This document, about adoptions in Hawaii, says that adoptions there are bound only by “good faith,” “trust” and the “best interest of the child.”  I would love to hear about this from anyone in a legally-binding open adoption. What is the legal recourse?

Also, I would like to know what happens if it is the first parent who does not keep his/her part of the deal, specifically by closing the adoption. Should the rules be different for each set of parents?

Weaver interviewed Meghann on this topic during the Open Adoption Interview project.

7. What deters the birth parents from coming to your house unannounced?

I’ll answer this with a question: What deters your cousin from coming to your house unannounced? Your sister-in-law? Your friend from high school? Just a social more that says it’s polite to call first. In my experience, our children’s first moms wouldn’t dream of surprising us with a visit, although if they did we’d be pleased to see them.

We don’t consider our children’s birth parents outsiders or intruders. They are a welcome part of our extended family because they are important to our children and also just because we like them.

8. Do you know if there are any court cases where it’s obvious that there are loopholes in Open Adoption that need to be addressed?

I do not — it’s not something I’ve looked for — but I’d be interested in hearing of any.

9. Just like there are issues with closed adoptions and we have the outspoken activists’, etc., are there any Open Adoption opponents or vice versa that are working to be the voice for the birth mothers as well as the adoptive children and their best interests?

In my limited experience, I have heard no hue and cry from first parents opposed to open adoption. The intention of open adoption is not to force openness, but rather to educate the grownups in the equation on the benefits to the child of openness. And to give those grownups the freedom to work out a relationship that works for each of them as much as possible.

I am, however, aware of adoptive parents who are against the trend toward openness.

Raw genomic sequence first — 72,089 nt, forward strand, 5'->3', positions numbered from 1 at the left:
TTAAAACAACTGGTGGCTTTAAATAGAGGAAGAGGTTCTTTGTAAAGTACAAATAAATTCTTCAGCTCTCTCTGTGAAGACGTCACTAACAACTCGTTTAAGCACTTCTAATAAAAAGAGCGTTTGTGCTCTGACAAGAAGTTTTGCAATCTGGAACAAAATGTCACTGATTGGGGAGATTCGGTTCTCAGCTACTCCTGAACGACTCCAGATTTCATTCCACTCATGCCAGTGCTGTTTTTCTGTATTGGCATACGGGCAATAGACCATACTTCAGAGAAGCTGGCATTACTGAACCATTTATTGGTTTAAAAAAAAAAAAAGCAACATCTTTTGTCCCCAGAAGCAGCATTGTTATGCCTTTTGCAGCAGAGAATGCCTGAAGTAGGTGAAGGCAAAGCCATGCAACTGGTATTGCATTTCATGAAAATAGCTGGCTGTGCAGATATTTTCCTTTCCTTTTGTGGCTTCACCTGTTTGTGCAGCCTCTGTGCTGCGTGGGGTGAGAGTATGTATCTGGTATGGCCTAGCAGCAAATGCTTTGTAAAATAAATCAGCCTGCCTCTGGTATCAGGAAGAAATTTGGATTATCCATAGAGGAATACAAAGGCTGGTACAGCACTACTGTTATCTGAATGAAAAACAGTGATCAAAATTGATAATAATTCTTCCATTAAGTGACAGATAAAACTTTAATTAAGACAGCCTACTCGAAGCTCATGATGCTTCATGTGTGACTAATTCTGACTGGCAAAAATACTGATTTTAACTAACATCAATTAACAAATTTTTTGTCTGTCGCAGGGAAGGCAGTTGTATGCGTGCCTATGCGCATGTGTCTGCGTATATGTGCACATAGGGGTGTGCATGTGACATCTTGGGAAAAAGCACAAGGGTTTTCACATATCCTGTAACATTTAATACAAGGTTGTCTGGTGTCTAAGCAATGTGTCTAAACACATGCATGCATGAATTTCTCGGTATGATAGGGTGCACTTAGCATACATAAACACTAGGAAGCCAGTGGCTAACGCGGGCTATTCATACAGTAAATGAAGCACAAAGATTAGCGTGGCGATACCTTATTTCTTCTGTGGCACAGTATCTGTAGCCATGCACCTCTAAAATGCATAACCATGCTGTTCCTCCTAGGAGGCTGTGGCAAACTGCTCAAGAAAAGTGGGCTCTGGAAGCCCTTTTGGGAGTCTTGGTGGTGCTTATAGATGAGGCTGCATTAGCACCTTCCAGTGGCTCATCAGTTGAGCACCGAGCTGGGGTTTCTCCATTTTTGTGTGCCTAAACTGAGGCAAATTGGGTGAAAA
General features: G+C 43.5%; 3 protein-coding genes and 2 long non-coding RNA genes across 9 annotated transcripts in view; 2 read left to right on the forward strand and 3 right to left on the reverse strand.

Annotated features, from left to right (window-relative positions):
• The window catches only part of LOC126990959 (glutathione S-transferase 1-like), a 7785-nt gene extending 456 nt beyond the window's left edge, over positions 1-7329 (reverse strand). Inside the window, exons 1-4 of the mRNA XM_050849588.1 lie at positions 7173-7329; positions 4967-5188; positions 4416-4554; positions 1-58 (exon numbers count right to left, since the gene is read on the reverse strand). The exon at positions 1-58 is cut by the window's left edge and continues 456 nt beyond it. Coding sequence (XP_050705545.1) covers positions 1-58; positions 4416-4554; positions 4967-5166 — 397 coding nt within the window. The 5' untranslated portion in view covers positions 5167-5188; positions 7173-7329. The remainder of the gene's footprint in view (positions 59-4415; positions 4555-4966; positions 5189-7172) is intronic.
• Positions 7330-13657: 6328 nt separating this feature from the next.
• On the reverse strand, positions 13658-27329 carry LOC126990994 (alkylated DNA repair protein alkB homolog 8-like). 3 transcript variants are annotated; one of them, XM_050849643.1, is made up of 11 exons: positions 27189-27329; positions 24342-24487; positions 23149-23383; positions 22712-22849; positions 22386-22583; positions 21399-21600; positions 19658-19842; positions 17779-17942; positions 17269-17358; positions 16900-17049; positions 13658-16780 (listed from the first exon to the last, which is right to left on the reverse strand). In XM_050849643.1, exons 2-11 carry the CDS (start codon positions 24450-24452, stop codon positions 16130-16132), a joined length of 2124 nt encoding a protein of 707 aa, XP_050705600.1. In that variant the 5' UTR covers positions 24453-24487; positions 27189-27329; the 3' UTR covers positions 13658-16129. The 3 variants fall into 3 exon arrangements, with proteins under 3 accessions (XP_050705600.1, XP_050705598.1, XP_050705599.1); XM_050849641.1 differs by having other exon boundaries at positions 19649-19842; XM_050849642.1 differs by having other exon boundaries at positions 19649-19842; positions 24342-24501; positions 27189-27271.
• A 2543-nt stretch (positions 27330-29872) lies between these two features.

10. When is the adoptee old enough to choose if they want contact or not? What if they are the ones who want to break off ties with the bio parents?

I’m going to quote myself:

Have you ever heard–or perhaps even made–statements like this? “The decision to have a relationship with her bio family should be hers when she is ready. Creating a relationship between them before she wants it might cause issues in the future.”

Because I see our children’s first parents as extended family, I am going to replace one key word to see how logical the new statement sounds:

“The decision to have a relationship with her grandparents should be hers when she is ready. Creating a relationship between them before she wants it might cause issues in the future.”

Ridiculous, no? Have a child wait until she’s “ready” to meet her grandparents? When will she be ready, and how would you know?

That said, we give our children lots of control over their relationships with their birth parents. If they want to call, they call. If they want to arrange a Skype session or a get-together, we make it happen. If, for some reason, they want to reduce contact, they do. Until they’re ready to resume, which they always eventually are.

I believe two keys for my children are having control and having adoption in our home be normalized to the furthest extent possible.

11. Are there any support groups/legal aids for birth mothers where they can get honest answers with their concerns for open adoptions?

I am aware of Open Adoption Support and Open Adoption Insight, and I’m sure there are more groups that offer advice and support. I hope other responders will chime in with their ideas.


If you have insights to share with JoAnne and other interested closed-era adoptees, please write your post and leave your linky below [linky tool closed].

UPDATED: Here is a follow-up post in response to some of this post’s fallout.

Image: nattavut / FreeDigitalPhotos.net.